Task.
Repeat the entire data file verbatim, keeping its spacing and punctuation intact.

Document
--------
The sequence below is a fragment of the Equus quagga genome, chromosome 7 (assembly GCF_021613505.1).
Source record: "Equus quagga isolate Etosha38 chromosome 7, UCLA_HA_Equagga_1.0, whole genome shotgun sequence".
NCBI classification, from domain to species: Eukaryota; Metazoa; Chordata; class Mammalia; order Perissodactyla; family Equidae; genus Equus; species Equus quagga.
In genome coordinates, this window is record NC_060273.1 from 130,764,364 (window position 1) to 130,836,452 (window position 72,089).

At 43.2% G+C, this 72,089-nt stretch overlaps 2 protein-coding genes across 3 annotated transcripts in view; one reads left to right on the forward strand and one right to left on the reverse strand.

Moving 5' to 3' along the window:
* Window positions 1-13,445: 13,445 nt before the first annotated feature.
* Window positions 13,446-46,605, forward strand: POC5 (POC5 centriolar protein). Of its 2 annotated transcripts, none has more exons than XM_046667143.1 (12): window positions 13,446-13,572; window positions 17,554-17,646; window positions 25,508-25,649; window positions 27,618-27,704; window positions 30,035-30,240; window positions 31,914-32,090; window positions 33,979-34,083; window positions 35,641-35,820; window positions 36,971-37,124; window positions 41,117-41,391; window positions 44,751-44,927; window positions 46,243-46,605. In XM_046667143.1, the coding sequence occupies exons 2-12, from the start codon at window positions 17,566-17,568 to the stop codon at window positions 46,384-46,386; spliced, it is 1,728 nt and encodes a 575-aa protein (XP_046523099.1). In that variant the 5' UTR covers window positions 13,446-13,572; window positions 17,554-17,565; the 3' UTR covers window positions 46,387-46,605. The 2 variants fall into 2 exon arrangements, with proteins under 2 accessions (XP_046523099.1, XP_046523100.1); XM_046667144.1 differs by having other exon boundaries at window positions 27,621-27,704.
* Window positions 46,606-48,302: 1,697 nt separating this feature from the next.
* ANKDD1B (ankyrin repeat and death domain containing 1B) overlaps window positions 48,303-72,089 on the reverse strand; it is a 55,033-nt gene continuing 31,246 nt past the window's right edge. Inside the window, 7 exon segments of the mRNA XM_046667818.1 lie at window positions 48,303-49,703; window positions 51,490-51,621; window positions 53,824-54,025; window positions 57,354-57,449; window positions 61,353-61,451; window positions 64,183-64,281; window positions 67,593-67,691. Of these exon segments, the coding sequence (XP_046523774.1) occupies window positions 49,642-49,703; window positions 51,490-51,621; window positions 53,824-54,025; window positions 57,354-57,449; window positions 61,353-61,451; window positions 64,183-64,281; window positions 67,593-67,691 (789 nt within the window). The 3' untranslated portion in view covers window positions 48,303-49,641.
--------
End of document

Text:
The sequence below is a fragment of the Equus quagga genome, chromosome 7 (assembly GCF_021613505.1).
Source record: "Equus quagga isolate Etosha38 chromosome 7, UCLA_HA_Equagga_1.0, whole genome shotgun sequence".
NCBI classification, from domain to species: Eukaryota; Metazoa; Chordata; class Mammalia; order Perissodactyla; family Equidae; genus Equus; species Equus quagga.
In genome coordinates, this window is record NC_060273.1 from 130,764,364 (window position 1) to 130,836,452 (window position 72,089).

At 43.2% G+C, this 72,089-nt stretch overlaps 2 protein-coding genes across 3 annotated transcripts in view; one reads left to right on the forward strand and one right to left on the reverse strand.

Moving 5' to 3' along the window:
* Window positions 1-13,445: 13,445 nt before the first annotated feature.
* Window positions 13,446-46,605, forward strand: POC5 (POC5 centriolar protein). Of its 2 annotated transcripts, none has more exons than XM_046667143.1 (12): window positions 13,446-13,572; window positions 17,554-17,646; window positions 25,508-25,649; window positions 27,618-27,704; window positions 30,035-30,240; window positions 31,914-32,090; window positions 33,979-34,083; window positions 35,641-35,820; window positions 36,971-37,124; window positions 41,117-41,391; window positions 44,751-44,927; window positions 46,243-46,605. In XM_046667143.1, the coding sequence occupies exons 2-12, from the start codon at window positions 17,566-17,568 to the stop codon at window positions 46,384-46,386; spliced, it is 1,728 nt and encodes a 575-aa protein (XP_046523099.1). In that variant the 5' UTR covers window positions 13,446-13,572; window positions 17,554-17,565; the 3' UTR covers window positions 46,387-46,605. The 2 variants fall into 2 exon arrangements, with proteins under 2 accessions (XP_046523099.1, XP_046523100.1); XM_046667144.1 differs by having other exon boundaries at window positions 27,621-27,704.
* Window positions 46,606-48,302: 1,697 nt separating this feature from the next.
* ANKDD1B (ankyrin repeat and death domain containing 1B) overlaps window positions 48,303-72,089 on the reverse strand; it is a 55,033-nt gene continuing 31,246 nt past the window's right edge. Inside the window, 7 exon segments of the mRNA XM_046667818.1 lie at window positions 48,303-49,703; window positions 51,490-51,621; window positions 53,824-54,025; window positions 57,354-57,449; window positions 61,353-61,451; window positions 64,183-64,281; window positions 67,593-67,691. Of these exon segments, the coding sequence (XP_046523774.1) occupies window positions 49,642-49,703; window positions 51,490-51,621; window positions 53,824-54,025; window positions 57,354-57,449; window positions 61,353-61,451; window positions 64,183-64,281; window positions 67,593-67,691 (789 nt within the window). The 3' untranslated portion in view covers window positions 48,303-49,641.